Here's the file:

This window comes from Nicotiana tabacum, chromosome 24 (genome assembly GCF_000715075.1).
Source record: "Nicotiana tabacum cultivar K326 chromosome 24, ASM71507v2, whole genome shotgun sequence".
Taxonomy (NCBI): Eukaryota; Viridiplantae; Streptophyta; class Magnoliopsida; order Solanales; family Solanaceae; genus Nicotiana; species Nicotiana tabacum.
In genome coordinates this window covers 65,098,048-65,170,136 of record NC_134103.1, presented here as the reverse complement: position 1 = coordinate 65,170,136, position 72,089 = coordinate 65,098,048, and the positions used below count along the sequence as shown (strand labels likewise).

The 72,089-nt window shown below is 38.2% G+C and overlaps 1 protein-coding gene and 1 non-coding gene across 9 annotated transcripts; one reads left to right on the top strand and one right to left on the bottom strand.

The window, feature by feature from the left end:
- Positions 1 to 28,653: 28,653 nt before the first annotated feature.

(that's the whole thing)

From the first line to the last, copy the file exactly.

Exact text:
This window comes from Nicotiana tabacum, chromosome 24 (genome assembly GCF_000715075.1).
Source record: "Nicotiana tabacum cultivar K326 chromosome 24, ASM71507v2, whole genome shotgun sequence".
Taxonomy (NCBI): Eukaryota; Viridiplantae; Streptophyta; class Magnoliopsida; order Solanales; family Solanaceae; genus Nicotiana; species Nicotiana tabacum.
In genome coordinates this window covers 65,098,048-65,170,136 of record NC_134103.1, presented here as the reverse complement: position 1 = coordinate 65,170,136, position 72,089 = coordinate 65,098,048, and the positions used below count along the sequence as shown (strand labels likewise).

The 72,089-nt window shown below is 38.2% G+C and overlaps 1 protein-coding gene and 1 non-coding gene across 9 annotated transcripts; one reads left to right on the top strand and one right to left on the bottom strand.

The window, feature by feature from the left end:
- Positions 1 to 28,653: 28,653 nt before the first annotated feature.